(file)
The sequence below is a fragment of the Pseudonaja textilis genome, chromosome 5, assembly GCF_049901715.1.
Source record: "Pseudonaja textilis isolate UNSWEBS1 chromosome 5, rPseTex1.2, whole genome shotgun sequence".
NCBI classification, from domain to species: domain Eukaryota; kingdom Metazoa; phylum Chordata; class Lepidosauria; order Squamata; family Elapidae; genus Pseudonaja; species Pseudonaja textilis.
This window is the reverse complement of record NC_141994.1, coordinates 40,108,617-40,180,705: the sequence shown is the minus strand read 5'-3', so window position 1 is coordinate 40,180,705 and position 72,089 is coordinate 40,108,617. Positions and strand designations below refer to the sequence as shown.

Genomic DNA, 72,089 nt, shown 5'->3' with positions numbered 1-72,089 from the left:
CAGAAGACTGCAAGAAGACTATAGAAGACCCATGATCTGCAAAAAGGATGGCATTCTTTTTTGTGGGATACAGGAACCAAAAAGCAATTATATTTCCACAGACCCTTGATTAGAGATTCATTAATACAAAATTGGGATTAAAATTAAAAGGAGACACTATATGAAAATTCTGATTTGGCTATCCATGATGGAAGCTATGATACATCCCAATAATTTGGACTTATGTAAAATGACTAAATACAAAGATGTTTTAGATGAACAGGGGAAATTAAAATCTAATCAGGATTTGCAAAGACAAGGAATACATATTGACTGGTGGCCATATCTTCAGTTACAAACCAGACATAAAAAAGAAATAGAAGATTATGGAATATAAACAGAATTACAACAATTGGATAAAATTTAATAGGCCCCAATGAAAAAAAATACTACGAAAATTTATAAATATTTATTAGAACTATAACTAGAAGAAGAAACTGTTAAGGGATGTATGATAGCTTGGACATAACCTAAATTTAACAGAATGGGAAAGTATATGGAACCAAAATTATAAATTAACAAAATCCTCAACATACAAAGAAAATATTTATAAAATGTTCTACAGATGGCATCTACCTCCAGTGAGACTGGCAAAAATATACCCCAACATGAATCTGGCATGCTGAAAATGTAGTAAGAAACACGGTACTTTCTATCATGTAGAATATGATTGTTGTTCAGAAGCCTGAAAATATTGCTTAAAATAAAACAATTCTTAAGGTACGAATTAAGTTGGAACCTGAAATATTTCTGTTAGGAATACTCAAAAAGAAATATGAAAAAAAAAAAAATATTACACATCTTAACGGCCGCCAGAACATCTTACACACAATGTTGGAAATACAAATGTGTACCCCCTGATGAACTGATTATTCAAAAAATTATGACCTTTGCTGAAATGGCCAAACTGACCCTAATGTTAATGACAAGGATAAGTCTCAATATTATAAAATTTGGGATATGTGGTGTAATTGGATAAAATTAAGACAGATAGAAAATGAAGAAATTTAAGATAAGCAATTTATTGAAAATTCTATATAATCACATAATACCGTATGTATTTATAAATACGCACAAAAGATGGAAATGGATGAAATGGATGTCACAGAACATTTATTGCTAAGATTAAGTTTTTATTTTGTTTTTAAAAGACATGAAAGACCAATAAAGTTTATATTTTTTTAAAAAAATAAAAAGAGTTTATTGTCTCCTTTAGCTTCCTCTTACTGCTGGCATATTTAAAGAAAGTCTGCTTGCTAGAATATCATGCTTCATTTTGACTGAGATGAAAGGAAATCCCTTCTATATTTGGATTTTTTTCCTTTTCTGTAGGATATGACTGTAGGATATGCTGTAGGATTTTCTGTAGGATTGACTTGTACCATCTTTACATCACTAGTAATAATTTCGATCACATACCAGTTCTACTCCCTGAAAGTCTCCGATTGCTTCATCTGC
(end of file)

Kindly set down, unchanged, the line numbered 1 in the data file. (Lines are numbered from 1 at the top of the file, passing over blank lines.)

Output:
The sequence below is a fragment of the Pseudonaja textilis genome, chromosome 5, assembly GCF_049901715.1.